This is the 8th Barnard Samson book I’ve read, so clearly I enjoy the characters that populate these stories and am interested in the kinds of intrigue in which they get entangled. Although advertised as standalone books, the reader would lose a lot if the books were not read in order (since the past stories propelled the characters to their current situations). This book was my favorite of the series so far – probably because [1] the character interactions were sometimes a bit more humorous and [2] by the end of the story I felt like the impact of the characters’ actions were more consequential.

  • Paul
    2019-06-02 20:38

    Long ago I read the Bernard Samson trilogies which preceded this novel and remember enjoying them. This middle book in the last Bernard Samson trilogy is similarly entertaining. Much of the intrigue in this spy story deals with office backstabbing at Britain's spy agency, while the actual spy story spends time in the background before a fast-paced conclusion. Well written and witty, and a good break from some of my recent reads.

  • Michael Shaoul
    2019-05-23 02:24

    A series meandering through historyEnjoyable enough- but much too contrived to really be appreciated. Now George is the latest character to be reinvented in a manner that makes no sense to the way he was portrayed a few books ago. And the pastor was very silly too. But at least the weighting is solid and the reading is easy enough.

  • Shailesh Dhume
    2019-06-03 02:44

    Great slow burning thriller. Builds up gradually to a good climax. Also a good exploration of interpersonal relationships and the effects politics and manipulations of nations has on people.

  • Floyd Truskot
    2019-06-04 03:47

    Another chapter in the life of Bernard Samson.

  • John Defrog
    2019-06-14 02:42

    The second book of the third Bernard Samson trilogy, in which Samson’s brother-in-law George Kosinski – in tax exile in Zurich – is suspected of having mysterious contacts with the East German Stasi. Samson and his inept boss, Dicky Cruyer track him to his family home in Warsaw, where he turns up dead. Or does he? This installment is one of the more straightforward of the series, focusing more on the mission at hand than the other subplots, although it does add up – the events of the previous books are obviously taking their toll on Samson’s professional and personal life, especially as he uncovers more details about his wife Fiona’s secret mission. It’s a pretty solid entry, and I’m looking forward to the conclusion.

  • Jak60
    2019-05-21 03:39

    Well, this is the eight book of the Samson series; I have read and reviewed all the previous books over the last couple of weeks, so I feel I would repeat myself here....anyway, here is the gist: another solid novel, very well written and highly enjoyable. Even more importantly, I am having a great time going through the whole thing, the three trilogies; and I recommend anyone who would like to do so to to it from the first Samson book. And now I'm going to start the last book, and I already know that, at the end, I'll miss Samson and his gang...

  • Linda
    2019-06-11 03:53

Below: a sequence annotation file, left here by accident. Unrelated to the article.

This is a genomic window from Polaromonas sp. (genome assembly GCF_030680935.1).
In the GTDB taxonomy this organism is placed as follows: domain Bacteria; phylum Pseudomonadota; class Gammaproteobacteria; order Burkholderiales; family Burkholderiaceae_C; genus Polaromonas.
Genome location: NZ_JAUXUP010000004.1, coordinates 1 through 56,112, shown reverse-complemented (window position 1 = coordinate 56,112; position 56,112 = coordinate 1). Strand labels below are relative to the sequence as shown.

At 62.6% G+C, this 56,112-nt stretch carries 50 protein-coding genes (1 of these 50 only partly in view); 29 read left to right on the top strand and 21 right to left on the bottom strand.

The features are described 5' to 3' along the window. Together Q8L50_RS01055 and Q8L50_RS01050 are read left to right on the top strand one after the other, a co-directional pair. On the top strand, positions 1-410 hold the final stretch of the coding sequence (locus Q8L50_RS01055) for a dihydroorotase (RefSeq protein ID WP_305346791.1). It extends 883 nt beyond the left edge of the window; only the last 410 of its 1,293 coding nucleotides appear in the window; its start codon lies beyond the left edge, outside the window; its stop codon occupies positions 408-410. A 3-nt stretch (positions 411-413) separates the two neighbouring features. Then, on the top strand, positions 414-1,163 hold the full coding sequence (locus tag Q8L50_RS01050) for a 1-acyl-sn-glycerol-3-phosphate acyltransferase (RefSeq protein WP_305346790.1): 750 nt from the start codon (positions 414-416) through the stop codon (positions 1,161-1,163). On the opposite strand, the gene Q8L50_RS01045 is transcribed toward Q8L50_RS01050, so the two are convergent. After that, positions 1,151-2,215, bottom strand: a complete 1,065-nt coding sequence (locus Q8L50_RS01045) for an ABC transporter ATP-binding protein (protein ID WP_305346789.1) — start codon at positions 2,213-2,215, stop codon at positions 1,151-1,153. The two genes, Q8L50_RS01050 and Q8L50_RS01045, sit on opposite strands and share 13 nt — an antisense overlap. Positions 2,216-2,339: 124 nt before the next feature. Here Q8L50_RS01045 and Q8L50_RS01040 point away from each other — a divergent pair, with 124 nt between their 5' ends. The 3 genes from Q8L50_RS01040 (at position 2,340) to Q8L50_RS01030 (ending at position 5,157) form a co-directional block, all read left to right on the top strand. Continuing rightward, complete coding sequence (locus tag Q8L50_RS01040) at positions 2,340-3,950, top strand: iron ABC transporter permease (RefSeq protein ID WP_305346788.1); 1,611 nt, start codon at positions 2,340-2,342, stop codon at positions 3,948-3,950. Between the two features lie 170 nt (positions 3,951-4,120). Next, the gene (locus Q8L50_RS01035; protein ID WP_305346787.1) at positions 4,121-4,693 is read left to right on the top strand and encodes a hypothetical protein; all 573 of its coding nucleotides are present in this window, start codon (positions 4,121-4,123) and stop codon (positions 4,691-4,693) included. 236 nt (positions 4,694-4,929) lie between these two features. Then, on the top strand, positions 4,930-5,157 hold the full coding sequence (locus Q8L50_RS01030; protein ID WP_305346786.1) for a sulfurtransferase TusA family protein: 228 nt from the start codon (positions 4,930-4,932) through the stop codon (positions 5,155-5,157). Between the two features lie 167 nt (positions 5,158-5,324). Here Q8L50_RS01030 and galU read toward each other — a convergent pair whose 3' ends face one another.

After reading and loving the first six Bernard Samson novels (Game,Set,Match,Hook,Line,Sinker), I just finished reading Faith, Hope, and Charity. To be honest, I didn't feel like there was enough material to justify three separate novels--particularly the first two--but in all, I was very satisfied with the overall conclusion. It was interesting going back and forth in my mind, cheering for Gloria and then for Fiona. But (without giving anything away for other potential readers), it, of course, ended the only way it could.

  • Colby
    2019-05-25 01:30

    "Len Deighton": no more needs saying.

  • Mary Warnement
    2019-06-12 04:26

    There's one more left in this third trilogy starring Bernie Samson, more Berliner than Londoner but true to England. At heart this was a simple plot but the complicated pasts of all the characters confused matters. I smiled at the ending and thought about immediately picking up the next one, but I need some time in between or spy thrillers become dull. I need some real literature, but that doesn't mean I didn't thoroughly enjoy this.

  • Gareth Evans
    2019-06-16 04:30

    As a standalone volume the story is slight, as the eighth of a series of nine books, it carries the story forward to what will hopefully be a revealing conclusion. Unlike the rest of the series Hope is a little slow to get going but builds to an excellent climax. As ever, the dialogue is excellent.

  • Lysergius
    2019-06-12 02:39

    In the second part of the Faith, Hope and Charity trilogy Bernard Samson needs to stay out of trouble, to get to know his wife Fiona again, to put his relationship with his lover, Gloria behind him and to to re-establish contact with his children. But the arrival of a wounded man in the middle of the night indicates that trouble won't be easy to avoid.

  • Leonard Entwistle
    2019-06-11 02:46

    Bernd's even tougher and disenchanted with authority than James Bond but also with a complicated wife and 2 kids. Wonder if these books have been filmed or TV series made? if not should have been. Michael Caine (Harry Palmer) would have been good but that's probably why not,too much from same author?

  • False
    2019-06-10 03:34

    I've started reading my friend Rick's books, and this was one of them. I'll probably work my way through Deighton. Bouncing back between London and Poland with pit stops in Vienna. Very much in the manner of Le Carre.

  • Andrew Whalan
    2019-05-23 01:33

    Bernard Samson starts to unravel the mystery behind the killing of his sister in law but also has to deal with some undiscovered truths about her husband. In the meantime, he has to balance his strained relationship with his ex defector wife.

  • Karen
    2019-06-03 02:47

    I found the main character - who apparently appears in many of Deighton's books - likeable and interesting. I really enjoyed the way Deighton describes the upper + middle management types the lead character runs into.

  • Diane
    2019-05-24 23:40

    Too much rambling and not understanding the situations.

  • Philip
    2019-06-12 00:36

    Bernard Samson back on form and even gets the girl in this one